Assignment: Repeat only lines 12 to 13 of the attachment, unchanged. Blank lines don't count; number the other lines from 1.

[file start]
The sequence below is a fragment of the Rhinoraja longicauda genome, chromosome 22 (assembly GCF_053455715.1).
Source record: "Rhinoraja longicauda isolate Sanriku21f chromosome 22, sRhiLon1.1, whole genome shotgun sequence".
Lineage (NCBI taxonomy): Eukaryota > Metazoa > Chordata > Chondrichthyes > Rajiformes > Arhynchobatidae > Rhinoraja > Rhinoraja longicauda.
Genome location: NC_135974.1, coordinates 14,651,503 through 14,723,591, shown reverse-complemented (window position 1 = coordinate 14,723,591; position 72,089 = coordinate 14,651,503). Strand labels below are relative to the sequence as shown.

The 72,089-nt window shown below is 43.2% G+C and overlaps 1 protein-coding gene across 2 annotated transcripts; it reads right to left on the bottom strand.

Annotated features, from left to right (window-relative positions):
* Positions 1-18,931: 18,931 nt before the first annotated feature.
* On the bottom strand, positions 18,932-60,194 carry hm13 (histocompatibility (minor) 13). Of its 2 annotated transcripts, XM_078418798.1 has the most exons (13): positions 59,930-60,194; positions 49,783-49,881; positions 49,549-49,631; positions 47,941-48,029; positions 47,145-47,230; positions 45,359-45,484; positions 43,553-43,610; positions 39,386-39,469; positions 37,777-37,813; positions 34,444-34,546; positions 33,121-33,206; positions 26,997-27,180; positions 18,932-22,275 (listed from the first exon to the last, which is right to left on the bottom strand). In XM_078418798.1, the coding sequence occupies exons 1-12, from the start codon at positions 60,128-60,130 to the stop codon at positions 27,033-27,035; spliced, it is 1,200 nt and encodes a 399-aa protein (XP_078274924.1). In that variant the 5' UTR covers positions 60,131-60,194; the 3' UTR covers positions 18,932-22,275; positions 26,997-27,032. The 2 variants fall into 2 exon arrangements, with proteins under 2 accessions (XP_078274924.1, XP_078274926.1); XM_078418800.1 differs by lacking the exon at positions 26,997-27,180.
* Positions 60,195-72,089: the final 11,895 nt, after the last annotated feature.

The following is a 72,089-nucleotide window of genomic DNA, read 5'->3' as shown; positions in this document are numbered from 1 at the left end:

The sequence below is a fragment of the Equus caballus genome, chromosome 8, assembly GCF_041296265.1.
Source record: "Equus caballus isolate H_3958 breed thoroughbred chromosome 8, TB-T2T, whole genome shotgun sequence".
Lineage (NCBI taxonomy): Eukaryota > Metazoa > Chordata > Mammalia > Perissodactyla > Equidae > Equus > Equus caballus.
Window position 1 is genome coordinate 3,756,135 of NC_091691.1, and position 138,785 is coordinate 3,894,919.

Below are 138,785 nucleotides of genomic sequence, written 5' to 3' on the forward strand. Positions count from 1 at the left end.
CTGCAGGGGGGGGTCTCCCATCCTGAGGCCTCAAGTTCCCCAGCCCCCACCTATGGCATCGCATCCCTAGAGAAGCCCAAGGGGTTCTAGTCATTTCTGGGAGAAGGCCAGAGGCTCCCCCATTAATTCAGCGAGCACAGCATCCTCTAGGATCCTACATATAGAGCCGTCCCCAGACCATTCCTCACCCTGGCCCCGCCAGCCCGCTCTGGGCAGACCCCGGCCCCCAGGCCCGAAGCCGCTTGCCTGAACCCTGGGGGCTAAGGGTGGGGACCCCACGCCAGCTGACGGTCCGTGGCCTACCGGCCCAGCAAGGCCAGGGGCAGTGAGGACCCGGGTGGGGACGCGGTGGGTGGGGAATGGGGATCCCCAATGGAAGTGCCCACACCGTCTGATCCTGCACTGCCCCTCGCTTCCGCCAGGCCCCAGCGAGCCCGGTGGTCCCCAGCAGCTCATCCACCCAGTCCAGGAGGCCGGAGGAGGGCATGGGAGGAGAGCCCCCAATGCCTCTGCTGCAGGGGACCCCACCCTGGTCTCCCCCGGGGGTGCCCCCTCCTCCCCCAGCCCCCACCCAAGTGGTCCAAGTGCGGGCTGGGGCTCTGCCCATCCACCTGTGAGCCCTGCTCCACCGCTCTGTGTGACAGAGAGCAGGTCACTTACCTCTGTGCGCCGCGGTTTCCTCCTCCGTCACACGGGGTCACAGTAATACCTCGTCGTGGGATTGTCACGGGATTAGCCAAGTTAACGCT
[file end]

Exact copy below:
Source record: "Equus caballus isolate H_3958 breed thoroughbred chromosome 8, TB-T2T, whole genome shotgun sequence".
Lineage (NCBI taxonomy): Eukaryota > Metazoa > Chordata > Mammalia > Perissodactyla > Equidae > Equus > Equus caballus.